Ford has been producing pony cars for nearly six decades, and during that time, it has made some properly villainous muscle cars. One such gem is the mighty Ford Mustang SVT Cobra Terminator, a supercharged precursor to the mad Shelby and Mach 1 cars we hold in high regard today. So accolades aside, what is a Ford Mustang Terminator?
What is a Ford Mustang Terminator?
The Ford Mustang SVT Cobra “Terminator” is an SN95 generation car that Ford built between 2003 and 2004. The Terminator gave itself away subtly, with a slightly different front fascia and only a few cobra badges. In addition to its sinister stance and styling, it was a quantum leap in horsepower-infused coupes and convertibles, pushing the muscle car market closer to modern supercharged cars like the 2013 Ford Mustang Shelby GT500 and the 2015 Dodge Challenger SRT Hellcat.
What is the engine in the Ford Mustang Terminator?
The beating heart of the SVT Cobra Terminator was a 4.6L DOHC V8 with an Eaton M112 supercharger for forced induction. According to MotorTrend, the official specs of the Terminator had it pegged at 390 horsepower at 6,000 RPM, but the actual figure was closer to 420 horsepower. Considering the 420 horsepower figure, the Terminator made at least 100 horsepower more than the previous iteration of Cobra.
If you don’t want to subject your Ford Mustang Terminator to garage-queen status, you can easily up the horsepower. Owners can reportedly add a larger pulley, injectors, a high-performance fuel pump, or even port the blower to push the numbers above 500 horsepower to the wheels. Pair that with the lower, stiffer posture of the SVT Cobra Terminator over other Mustang GTs, and you have an autocross or track-day weapon.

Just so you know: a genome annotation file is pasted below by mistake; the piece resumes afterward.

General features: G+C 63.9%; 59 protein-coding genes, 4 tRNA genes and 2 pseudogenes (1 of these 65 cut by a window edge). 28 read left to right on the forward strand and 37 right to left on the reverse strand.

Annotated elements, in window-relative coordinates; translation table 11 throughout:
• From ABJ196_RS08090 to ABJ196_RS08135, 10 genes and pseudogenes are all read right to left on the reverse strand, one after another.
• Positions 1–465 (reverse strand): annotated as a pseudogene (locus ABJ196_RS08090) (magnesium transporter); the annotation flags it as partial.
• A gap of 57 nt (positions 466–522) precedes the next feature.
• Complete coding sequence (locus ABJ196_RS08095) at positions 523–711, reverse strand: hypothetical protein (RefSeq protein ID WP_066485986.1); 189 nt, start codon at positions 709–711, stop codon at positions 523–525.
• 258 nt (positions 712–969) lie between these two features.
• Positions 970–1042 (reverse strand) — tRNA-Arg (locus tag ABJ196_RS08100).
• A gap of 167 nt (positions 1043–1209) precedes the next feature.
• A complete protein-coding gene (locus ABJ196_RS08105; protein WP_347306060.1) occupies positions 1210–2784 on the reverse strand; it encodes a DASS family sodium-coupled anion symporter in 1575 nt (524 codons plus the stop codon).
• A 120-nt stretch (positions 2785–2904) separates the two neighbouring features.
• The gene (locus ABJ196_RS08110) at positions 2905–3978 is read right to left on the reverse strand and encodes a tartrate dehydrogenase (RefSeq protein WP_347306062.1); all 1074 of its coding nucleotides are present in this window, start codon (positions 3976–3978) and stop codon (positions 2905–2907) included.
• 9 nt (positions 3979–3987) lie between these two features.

How much is a Ford Mustang Terminator?
Savvy shoppers can find a Ford Mustang SVT Cobra Terminator for $20,000 and up. Interestingly enough, that still makes the Terminator a performance bargain. To get a modern car with 400+ horsepower, you’ll need to spend twice as much or more. For instance, to get the new Nissan Z Performance with its 400 horsepower, you’ll have to pay at least $50,000. That modern Z Performance will outrun the Terminator in every metric, but it doesn’t make the Terminator any less impressive.
Still, the Terminator was a limited production vehicle compared to Mustang GTs of the time. Considering how few Ford produced, the car will likely continue to appreciate and could constitute an automotive investment.
Should you buy a Terminator?
If you can find a solid example of a 2003 or 2004 Ford Mustang SVT Cobra Terminator, you should consider snagging it. The car represented a new era in the muscle car market and could appreciate in the future. Even if you don’t want a Terminator for weekend cruises and car shows, the potential for autocross, track days, and drag strip fun is nearly limitless.
Perhaps the most excellent tidbit, MotorTrend reports that the Terminator was concurrent with the demise of the Camaro pony car program. The Terminator quite literally terminated that generation of Camaro.
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